When NLW workers receive an hourly wage increase, often workers paid above the NLW similarly receive an hourly wage increase; reflecting potential differences between roles, seniority or experience. By maintaining pay structures in this way, it is estimated that the lowest third of hourly workers also received an hourly pay increase. Economists call this effect ‘spill-over’. NI is the region with the largest proportion of workers affected by the NLW in the UK, as note by NISRA. Since the NLW’s implementation, the proportion of NI’s low pay jobs decreased, potentially this arises from ‘spill-over’ effects, as the RF suggested in 2019 in relation to the UK.
Since the global recession, UK productivity has stagnated. Some proponents of a higher minimum wage argue that a higher hourly worker wage could lead to an increase in UK productivity. As previously stated, companies may reduce jobs or hours worked, to meet higher wage bills. However, other identified options include reorganisation of business, investment in automation or investment in workers’ skills. These options increase productivity. Despite this, since the introduction of the NLW, UK productivity has remained flat.
In 2018, research findings show that higher minimum wages (NLW and NMW) led to some job automation. They, however, note the effect to be modest. They find that a £1 increase in minimum wages leads to a 0.24% decrease in the number of automatable jobs. Balancing these potential gains in productivity with the negative effects of job changes and losses is essential to evaluating the success of the NLW policy.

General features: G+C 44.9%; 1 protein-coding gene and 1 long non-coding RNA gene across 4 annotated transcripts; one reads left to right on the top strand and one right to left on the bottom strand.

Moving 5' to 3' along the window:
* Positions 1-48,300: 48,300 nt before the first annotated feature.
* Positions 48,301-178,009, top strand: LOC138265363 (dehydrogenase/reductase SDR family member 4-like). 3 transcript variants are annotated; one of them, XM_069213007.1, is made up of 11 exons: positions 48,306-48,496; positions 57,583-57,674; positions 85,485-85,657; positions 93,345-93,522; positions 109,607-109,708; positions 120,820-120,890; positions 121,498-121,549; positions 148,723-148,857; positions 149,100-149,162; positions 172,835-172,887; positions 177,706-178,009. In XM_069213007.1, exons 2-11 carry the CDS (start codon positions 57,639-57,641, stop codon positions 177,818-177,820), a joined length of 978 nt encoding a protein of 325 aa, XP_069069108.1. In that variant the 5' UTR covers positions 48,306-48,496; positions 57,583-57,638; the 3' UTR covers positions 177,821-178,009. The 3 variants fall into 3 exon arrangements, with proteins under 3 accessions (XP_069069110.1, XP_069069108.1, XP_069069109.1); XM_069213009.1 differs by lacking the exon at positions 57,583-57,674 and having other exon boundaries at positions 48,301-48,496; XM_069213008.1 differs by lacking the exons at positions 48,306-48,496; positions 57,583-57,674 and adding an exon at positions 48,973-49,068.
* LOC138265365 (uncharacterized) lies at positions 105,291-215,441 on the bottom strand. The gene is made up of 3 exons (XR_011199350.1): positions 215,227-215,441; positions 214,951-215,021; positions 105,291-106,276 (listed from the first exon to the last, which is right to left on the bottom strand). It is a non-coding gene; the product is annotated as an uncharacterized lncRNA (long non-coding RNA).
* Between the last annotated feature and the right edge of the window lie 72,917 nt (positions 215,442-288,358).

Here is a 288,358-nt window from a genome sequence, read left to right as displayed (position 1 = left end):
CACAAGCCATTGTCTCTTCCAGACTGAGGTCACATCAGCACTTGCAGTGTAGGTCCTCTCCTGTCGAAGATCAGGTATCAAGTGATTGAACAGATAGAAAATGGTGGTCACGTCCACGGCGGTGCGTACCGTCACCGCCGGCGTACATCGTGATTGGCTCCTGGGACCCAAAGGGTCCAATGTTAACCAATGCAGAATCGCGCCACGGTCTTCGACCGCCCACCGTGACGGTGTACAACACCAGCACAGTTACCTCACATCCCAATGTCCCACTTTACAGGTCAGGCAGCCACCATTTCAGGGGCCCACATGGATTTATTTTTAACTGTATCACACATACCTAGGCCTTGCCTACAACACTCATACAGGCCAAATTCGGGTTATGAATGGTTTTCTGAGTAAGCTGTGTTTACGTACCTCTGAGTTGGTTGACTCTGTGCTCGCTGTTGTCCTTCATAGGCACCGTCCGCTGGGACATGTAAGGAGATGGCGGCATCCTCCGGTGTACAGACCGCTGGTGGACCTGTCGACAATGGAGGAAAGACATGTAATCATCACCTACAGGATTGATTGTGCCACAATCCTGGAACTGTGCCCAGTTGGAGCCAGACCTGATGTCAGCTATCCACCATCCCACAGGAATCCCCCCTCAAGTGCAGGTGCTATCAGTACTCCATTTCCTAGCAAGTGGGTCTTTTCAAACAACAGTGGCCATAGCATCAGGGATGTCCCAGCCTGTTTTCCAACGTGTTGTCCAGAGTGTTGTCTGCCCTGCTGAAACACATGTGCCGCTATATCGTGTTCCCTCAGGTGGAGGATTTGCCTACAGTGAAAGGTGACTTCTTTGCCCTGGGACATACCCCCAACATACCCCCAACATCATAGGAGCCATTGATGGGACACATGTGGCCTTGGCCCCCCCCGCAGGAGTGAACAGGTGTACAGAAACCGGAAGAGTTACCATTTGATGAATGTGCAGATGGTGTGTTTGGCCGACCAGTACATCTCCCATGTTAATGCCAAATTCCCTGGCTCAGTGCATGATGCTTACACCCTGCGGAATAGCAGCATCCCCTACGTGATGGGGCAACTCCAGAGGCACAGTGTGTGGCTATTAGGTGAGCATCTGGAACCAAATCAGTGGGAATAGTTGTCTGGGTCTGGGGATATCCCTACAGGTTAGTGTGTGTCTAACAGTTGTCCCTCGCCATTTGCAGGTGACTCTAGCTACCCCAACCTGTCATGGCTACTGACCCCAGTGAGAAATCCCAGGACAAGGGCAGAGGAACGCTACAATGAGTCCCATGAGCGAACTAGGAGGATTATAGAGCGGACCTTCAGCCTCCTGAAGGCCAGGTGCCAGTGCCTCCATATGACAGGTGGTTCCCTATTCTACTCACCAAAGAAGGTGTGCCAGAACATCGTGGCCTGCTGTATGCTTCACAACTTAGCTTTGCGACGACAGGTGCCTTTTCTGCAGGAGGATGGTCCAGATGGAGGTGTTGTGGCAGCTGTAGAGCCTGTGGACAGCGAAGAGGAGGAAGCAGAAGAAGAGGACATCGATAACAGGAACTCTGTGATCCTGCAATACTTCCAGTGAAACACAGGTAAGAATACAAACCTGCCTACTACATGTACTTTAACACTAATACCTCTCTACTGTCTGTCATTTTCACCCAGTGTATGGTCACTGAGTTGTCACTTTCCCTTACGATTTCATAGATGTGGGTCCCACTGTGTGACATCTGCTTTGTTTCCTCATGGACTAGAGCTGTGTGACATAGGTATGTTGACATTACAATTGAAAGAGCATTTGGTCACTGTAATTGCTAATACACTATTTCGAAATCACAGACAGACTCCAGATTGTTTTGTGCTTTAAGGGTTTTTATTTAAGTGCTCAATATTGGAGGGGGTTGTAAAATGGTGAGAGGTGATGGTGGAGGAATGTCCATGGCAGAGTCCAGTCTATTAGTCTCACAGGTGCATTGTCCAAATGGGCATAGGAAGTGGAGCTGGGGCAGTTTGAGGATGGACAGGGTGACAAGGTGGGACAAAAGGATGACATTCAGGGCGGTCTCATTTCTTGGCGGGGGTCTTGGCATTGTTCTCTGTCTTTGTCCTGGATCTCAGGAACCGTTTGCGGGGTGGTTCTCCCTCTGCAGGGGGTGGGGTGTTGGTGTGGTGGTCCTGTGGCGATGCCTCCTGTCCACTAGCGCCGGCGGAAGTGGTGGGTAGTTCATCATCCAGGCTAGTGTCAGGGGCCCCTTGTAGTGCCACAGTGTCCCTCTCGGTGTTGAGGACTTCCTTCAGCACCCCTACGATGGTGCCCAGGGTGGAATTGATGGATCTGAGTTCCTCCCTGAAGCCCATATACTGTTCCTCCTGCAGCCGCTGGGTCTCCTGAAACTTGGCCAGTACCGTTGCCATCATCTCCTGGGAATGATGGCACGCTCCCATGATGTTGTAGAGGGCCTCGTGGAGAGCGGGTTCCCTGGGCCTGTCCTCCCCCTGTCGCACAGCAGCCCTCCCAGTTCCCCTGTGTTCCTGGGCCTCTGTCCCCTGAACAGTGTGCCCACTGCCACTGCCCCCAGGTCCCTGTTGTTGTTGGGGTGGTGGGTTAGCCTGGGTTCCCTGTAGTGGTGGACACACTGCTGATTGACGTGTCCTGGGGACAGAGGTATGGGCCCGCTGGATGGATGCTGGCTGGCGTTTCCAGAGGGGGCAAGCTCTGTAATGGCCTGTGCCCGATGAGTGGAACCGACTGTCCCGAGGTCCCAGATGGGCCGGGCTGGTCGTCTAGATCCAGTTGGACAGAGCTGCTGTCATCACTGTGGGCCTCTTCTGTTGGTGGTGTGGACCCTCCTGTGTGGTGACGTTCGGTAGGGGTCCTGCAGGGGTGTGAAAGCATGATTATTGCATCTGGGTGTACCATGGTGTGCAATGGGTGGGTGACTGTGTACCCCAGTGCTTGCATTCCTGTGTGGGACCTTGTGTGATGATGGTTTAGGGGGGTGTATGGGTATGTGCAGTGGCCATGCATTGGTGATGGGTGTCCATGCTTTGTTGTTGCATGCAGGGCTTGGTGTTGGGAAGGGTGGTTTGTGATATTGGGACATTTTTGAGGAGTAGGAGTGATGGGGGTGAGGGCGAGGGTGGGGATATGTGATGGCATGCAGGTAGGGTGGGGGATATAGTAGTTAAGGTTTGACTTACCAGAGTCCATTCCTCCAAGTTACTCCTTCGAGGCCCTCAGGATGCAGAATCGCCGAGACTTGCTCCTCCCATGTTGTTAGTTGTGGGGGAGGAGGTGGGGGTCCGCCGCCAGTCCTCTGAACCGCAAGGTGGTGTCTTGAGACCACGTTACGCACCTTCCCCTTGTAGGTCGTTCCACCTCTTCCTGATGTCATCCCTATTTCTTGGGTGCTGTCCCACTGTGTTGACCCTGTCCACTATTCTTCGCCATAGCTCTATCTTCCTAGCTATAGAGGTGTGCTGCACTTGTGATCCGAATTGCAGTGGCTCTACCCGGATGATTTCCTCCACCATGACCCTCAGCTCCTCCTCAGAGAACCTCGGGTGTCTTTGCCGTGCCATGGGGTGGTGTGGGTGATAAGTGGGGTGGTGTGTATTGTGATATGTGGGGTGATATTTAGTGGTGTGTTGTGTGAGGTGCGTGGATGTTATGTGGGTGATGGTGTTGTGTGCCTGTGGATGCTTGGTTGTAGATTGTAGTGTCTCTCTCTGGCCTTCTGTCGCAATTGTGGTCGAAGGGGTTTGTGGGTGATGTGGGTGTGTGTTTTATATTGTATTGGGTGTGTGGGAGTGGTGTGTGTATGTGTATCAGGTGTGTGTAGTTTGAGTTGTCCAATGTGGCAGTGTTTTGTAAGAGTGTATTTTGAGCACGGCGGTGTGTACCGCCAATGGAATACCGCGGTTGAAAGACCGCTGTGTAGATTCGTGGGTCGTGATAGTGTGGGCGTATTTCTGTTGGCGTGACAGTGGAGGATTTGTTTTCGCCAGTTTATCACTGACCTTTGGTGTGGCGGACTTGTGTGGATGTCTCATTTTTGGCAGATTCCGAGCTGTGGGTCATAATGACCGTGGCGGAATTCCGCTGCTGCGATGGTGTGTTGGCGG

As previously stated, the UK Government currently defines ‘low pay’ as an hourly wage of less than 66% of median wages. However, this definition has no link to living standards. The line seems arbitrary, in that it is entirely possible for people to have pay above this, but still experience poverty. Currently, the 66% of the median full-time gross hourly rate is £8.85. That amount is less than the RLW rate of £9.30. This means some workers receive pay that cannot provide a good quality of life. They, however, are not deemed by the UK Government to receive ‘low pay’. The Nevin Economic Research Institute (NERI) notes a better way for measuring low pay is the percentage of workers earning less the RLW. NERI notes that this potentially is a better indicator of how the NLW is affecting quality of life of workers. It also observes a decrease in this percentage since the NLW’s induction. Given this, should the UK Government consider how it defines ‘low pay’ in the future?
At the time of writing, the current UK Government anticipates that the NLW will reach its intended value of 60% of the median hourly wage in 2020. Since its implementation, the NLW has increased many workers’ hourly pay, has reduced the number of people facing hourly low pay, and has done so without causing job losses. The current Government also believes that the NLW could be increased, continuing to raise pay for workers.
To date it seems that the outworking of linking a minimum wage rate to median wages (as under the NLW) through periods of median wage contraction, remains to be seen; would slowly raising the NLW make it easier to return to an optimal wage rate in an economic downturn, as considered by the RF? Or, would slowly increasing the NLW rate also result in workers facing low pay for longer?
The UK Government at the time of writing had planned to raise the NLW to two-thirds of median wages, and to extend the NLW’s coverage to include 21-year olds by April 2024. That rate is currently anticipated to be £10.50 per hour. Is that rate ideal? Of course, the outworkings of the Westminster election and further study will determine whether this is in fact the case.
In NI, many will watch future developments in this area with keen interest, given the significance of NMW, NLW and RLW rates to them. As noted earlier, a large proportion of small and medium businesses in NI rely on minimum wage workers; their wage budgets need to reflect future rate changes. Similarly, NI’s public services will need to ensure its workers’ wage increases can be paid from the public purse.